Mar-08-15 S M Rahman vs S Harshal, 2008
Richard Taylor: Good scalp by the young fellow!
   Mar-08-15 A Rodriguez Vila vs Shabalov, 2005
Richard Taylor: I fell into this 'trap' once: the position arose by transposition and then I overlooked that I was losing a pawn (not a piece as c6, luckily for me was to be attacked). I think I eventually lost the game. But according to my 'engine' 9. .... Nxe4 (a bit better than taking on ...
   Mar-08-15 Alberto A Artidiello (replies)
Richard Taylor: < torrefan: <ALBERTO A ARTIDIELLO (born Jul-22-1958, died Mar-02-2015, 56 years old) United States of America> If, after I die, someone wants to write my biography, There's nothing simpler. It has just two dates--the day I was born and the day I died. Between the ...
(replies) indicates a reply to the comment.

Kibitzer's Corner
< Earlier Kibitzing  · PAGE 109 OF 109 ·  Later Kibitzing>
Premium Chessgames Member
  Richard Taylor: <mistermac: The hills in NZ are so steep that you need a car up your rear to push an old Mazda up. I thought your Latin was satire as it had a lof issimums in it.>

Yes! Auckland is rather hilly and large. I live near an extinct volcano (which was nearly quarried away)... The driving here is demonic with everyone tearing around, so I drive slowly and if people "toot" me I slow down...mind you you want to chose who you have an accident with as men have been killed at such sites...

In the country, driving can also be stressful as everyone drives far too fast. The Mazda 323 is good as it is lower to the ground than the other car I had, so I feel more in control I think than the Mitsubishi, which did have more room I have to say.

Where is it not hilly? Holland?

<So, you are of a poetic bent. You also seem to have Cormier half figured. He too is a sort of poet from my reading, although he seems to get a lot of his information from dubious sources in what was Yugoslavia.>

Well, there are a lot of "dubious sources" in the main news media outlets also. One has to read around and in between the lines. I'm just reading some interviews with Arundhati Roy which are very interesting. She won the Booker, then got involved with 'protest politics' etc in India. Fascinating person...

<Give up the TV entirely, Richard, it will clear your brain.>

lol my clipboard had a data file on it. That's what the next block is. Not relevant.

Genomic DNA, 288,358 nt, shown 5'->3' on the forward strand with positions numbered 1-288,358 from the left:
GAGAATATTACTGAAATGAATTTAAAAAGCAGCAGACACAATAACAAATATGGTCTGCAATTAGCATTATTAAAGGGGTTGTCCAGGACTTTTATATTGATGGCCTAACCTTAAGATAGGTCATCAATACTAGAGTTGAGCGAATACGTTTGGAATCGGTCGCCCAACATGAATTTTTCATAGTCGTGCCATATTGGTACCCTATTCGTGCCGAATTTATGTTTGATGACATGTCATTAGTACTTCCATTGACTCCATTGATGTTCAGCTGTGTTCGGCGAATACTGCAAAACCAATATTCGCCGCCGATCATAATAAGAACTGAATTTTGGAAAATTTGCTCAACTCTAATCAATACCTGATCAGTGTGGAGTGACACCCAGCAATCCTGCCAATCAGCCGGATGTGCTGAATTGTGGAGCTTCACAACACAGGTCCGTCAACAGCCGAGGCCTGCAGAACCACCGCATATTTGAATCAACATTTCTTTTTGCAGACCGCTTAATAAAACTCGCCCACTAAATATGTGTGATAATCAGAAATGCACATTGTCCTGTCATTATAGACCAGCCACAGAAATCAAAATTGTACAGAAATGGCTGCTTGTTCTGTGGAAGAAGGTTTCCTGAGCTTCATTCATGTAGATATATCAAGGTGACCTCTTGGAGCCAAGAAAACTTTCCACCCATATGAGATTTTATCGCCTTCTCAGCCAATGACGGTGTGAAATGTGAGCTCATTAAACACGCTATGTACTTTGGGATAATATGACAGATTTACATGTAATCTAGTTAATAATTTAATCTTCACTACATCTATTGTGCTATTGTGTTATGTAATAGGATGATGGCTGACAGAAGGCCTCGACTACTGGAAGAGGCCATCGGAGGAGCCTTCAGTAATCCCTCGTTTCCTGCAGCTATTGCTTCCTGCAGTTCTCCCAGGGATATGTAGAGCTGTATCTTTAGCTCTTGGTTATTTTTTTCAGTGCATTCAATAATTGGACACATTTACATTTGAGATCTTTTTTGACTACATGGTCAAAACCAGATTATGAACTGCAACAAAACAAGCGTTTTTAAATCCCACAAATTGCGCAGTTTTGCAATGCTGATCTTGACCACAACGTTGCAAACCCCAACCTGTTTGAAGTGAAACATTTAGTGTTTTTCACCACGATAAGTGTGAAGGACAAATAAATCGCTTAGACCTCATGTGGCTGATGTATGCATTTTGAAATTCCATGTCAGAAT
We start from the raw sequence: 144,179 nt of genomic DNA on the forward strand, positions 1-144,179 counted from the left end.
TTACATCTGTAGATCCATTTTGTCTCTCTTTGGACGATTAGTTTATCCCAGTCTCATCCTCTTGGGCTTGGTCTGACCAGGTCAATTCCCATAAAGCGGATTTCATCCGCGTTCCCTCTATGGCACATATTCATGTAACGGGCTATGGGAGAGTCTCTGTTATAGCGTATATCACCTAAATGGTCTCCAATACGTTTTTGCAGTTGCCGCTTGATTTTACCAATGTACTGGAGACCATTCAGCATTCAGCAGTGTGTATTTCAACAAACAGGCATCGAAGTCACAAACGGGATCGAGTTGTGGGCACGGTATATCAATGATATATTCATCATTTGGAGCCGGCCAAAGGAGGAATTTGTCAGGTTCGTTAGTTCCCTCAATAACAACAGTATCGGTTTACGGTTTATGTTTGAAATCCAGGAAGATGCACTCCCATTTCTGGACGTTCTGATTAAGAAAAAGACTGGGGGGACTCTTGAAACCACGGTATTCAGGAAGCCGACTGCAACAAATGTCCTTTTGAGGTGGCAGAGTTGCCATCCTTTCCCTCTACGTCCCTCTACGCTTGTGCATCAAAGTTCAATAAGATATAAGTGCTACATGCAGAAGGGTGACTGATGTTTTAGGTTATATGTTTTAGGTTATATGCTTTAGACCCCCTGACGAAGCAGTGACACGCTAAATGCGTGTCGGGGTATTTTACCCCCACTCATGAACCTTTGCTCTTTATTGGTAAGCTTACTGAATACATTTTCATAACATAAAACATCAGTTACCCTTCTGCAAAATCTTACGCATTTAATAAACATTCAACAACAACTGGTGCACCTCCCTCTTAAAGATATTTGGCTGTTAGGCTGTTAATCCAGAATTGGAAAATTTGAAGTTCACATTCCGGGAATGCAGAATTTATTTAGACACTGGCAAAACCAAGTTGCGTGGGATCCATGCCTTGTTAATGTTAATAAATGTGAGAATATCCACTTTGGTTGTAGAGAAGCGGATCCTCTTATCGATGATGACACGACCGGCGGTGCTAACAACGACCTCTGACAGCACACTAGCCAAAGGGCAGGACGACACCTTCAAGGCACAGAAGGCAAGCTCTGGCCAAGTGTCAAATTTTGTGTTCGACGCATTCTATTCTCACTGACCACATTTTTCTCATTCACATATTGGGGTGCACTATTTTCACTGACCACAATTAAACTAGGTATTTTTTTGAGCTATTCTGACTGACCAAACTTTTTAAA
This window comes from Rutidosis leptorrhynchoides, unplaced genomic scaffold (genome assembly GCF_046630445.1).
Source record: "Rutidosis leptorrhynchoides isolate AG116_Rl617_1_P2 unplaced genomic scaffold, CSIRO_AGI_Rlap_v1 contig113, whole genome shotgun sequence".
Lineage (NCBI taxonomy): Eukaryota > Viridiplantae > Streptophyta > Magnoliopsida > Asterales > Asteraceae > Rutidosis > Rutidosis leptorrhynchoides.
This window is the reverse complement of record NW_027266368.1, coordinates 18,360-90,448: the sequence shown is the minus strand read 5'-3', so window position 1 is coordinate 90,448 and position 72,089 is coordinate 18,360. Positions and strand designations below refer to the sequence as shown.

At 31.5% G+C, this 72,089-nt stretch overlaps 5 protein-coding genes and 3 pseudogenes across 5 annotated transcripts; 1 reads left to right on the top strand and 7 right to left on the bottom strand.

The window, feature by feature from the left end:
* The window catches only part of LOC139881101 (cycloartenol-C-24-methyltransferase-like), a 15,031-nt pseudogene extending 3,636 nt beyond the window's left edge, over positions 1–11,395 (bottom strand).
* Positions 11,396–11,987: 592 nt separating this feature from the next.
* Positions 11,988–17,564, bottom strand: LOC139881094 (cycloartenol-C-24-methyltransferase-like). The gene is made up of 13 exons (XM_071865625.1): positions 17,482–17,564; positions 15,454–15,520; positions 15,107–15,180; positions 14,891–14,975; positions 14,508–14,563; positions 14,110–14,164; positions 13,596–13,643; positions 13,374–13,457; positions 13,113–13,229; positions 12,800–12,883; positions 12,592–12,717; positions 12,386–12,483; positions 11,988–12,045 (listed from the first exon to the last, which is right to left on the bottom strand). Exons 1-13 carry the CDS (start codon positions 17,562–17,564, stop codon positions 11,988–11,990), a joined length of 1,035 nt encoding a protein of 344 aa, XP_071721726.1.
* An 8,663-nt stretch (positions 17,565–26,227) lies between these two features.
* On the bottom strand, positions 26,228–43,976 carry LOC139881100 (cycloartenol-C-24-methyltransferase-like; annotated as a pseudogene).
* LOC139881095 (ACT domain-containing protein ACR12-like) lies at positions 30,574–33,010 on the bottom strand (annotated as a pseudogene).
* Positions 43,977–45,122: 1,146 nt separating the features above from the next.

My son has one so we watch the odd thing. Last night it was some mad Pom fishing in the cooling lake at Chernobyl for a large (he thought it might be mutated) cat fish that he thought was the one had taken off some young Russian fellow's hand! That was a bit depressing. All those nuclear sites waiting to go bang and slowly poison the world...All is a bit sad.

A bit of madness helps!

<Keep your plugs dry.>

Yes. You also have to have the right plugs, right gap, and so on....but I will be ready with my ammo, ready to defend the Alamo to the death. And I swear I am sober! (It is true I am probably insane but that is another issue and beside the issue is in another country, far away...

Ho! Long live Travis Bickle!

Premium Chessgames Member
  mistermac: Sanity consists in having the right gap in your plugs. One Angstrom unit error, and you start missing, or missing starts.

Keep a file at all times.

Premium Chessgames Member
  Richard Taylor: Ha! This inspired a poem "off the cuff"...

A Poem (off the cuff)

Keep a file at all times.
Keep track. Keep your
hands on the wheel. You
have states. Status. This is stated.

One Angstrom error
and you start to miss:
precision is required
or things go missing.
Power is lost. An air of....

We are variously Angstromed.

These things are decreed to me
by Bach's Wig. He speaks also
of gaps, and plugs. Plug the gap.
Gap the plug. The words seem magic
by alternate logic. We are
safer and: we talk
to ourselves of images, or
the gap, the abyss. Something
is missing. He had that:
"Air of lost connections" as if
lobotomized, Lowell said, of Czar Lepke...

Can we all connect? I talk of cars, autos, motors,
wheels. Bikes. We wheel, we ride, throb. We live.

I talk of much and more to come, to you.

It is a long way and a long time.
We keep on. There is a reason which